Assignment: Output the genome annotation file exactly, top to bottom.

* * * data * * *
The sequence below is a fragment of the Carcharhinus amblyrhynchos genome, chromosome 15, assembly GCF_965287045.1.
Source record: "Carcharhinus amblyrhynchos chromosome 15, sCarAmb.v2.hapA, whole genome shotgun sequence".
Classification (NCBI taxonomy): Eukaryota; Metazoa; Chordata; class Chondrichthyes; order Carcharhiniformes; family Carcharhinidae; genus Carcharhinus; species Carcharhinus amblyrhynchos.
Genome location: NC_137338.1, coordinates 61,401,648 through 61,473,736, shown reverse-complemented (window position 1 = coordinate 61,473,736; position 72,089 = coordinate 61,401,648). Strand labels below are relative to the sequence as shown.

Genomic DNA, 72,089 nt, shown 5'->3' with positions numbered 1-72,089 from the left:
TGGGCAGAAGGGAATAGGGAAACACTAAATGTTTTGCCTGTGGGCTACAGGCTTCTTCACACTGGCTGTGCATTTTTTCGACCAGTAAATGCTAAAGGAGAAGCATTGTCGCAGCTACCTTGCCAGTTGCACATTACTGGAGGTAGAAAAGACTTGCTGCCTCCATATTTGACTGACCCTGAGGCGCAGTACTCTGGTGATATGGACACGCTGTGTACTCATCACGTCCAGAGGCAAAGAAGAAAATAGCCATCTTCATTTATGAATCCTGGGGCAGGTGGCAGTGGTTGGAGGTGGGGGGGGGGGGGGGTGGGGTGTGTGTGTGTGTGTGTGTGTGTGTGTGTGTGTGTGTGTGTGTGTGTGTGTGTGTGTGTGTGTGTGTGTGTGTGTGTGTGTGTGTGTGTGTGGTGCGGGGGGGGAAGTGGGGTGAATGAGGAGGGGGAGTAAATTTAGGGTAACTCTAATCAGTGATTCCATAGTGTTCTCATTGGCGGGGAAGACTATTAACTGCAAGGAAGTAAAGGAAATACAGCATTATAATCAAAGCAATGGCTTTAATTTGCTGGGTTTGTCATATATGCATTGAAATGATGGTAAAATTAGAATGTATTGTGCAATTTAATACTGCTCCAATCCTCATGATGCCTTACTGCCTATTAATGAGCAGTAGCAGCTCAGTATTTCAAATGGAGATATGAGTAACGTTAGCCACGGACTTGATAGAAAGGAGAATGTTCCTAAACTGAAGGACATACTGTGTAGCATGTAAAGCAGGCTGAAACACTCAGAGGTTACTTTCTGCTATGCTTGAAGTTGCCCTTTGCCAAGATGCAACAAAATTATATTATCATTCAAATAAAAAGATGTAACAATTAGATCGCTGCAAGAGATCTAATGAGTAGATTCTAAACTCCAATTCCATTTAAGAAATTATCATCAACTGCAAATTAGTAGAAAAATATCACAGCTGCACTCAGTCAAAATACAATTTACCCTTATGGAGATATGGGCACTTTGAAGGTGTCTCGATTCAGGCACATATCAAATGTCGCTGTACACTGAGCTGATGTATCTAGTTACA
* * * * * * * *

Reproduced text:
The sequence below is a fragment of the Carcharhinus amblyrhynchos genome, chromosome 15, assembly GCF_965287045.1.
Source record: "Carcharhinus amblyrhynchos chromosome 15, sCarAmb.v2.hapA, whole genome shotgun sequence".
Classification (NCBI taxonomy): Eukaryota; Metazoa; Chordata; class Chondrichthyes; order Carcharhiniformes; family Carcharhinidae; genus Carcharhinus; species Carcharhinus amblyrhynchos.
Genome location: NC_137338.1, coordinates 61,401,648 through 61,473,736, shown reverse-complemented (window position 1 = coordinate 61,473,736; position 72,089 = coordinate 61,401,648). Strand labels below are relative to the sequence as shown.

Genomic DNA, 72,089 nt, shown 5'->3' with positions numbered 1-72,089 from the left:
TGGGCAGAAGGGAATAGGGAAACACTAAATGTTTTGCCTGTGGGCTACAGGCTTCTTCACACTGGCTGTGCATTTTTTCGACCAGTAAATGCTAAAGGAGAAGCATTGTCGCAGCTACCTTGCCAGTTGCACATTACTGGAGGTAGAAAAGACTTGCTGCCTCCATATTTGACTGACCCTGAGGCGCAGTACTCTGGTGATATGGACACGCTGTGTACTCATCACGTCCAGAGGCAAAGAAGAAAATAGCCATCTTCATTTATGAATCCTGGGGCAGGTGGCAGTGGTTGGAGGTGGGGGGGGGGGGGGGTGGGGTGTGTGTGTGTGTGTGTGTGTGTGTGTGTGTGTGTGTGTGTGTGTGTGTGTGTGTGTGTGTGTGTGTGTGTGTGTGTGTGTGTGTGTGTGTGGTGCGGGGGGGGAAGTGGGGTGAATGAGGAGGGGGAGTAAATTTAGGGTAACTCTAATCAGTGATTCCATAGTGTTCTCATTGGCGGGGAAGACTATTAACTGCAAGGAAGTAAAGGAAATACAGCATTATAATCAAAGCAATGGCTTTAATTTGCTGGGTTTGTCATATATGCATTGAAATGATGGTAAAATTAGAATGTATTGTGCAATTTAATACTGCTCCAATCCTCATGATGCCTTACTGCCTATTAATGAGCAGTAGCAGCTCAGTATTTCAAATGGAGATATGAGTAACGTTAGCCACGGACTTGATAGAAAGGAGAATGTTCCTAAACTGAAGGACATACTGTGTAGCATGTAAAGCAGGCTGAAACACTCAGAGGTTACTTTCTGCTATGCTTGAAGTTGCCCTTTGCCAAGATGCAACAAAATTATATTATCATTCAAATAAAAAGATGTAACAATTAGATCGCTGCAAGAGATCTAATGAGTAGATTCTAAACTCCAATTCCATTTAAGAAATTATCATCAACTGCAAATTAGTAGAAAAATATCACAGCTGCACTCAGTCAAAATACAATTTACCCTTATGGAGATATGGGCACTTTGAAGGTGTCTCGATTCAGGCACATATCAAATGTCGCTGTACACTGAGCTGATGTATCTAGTTACA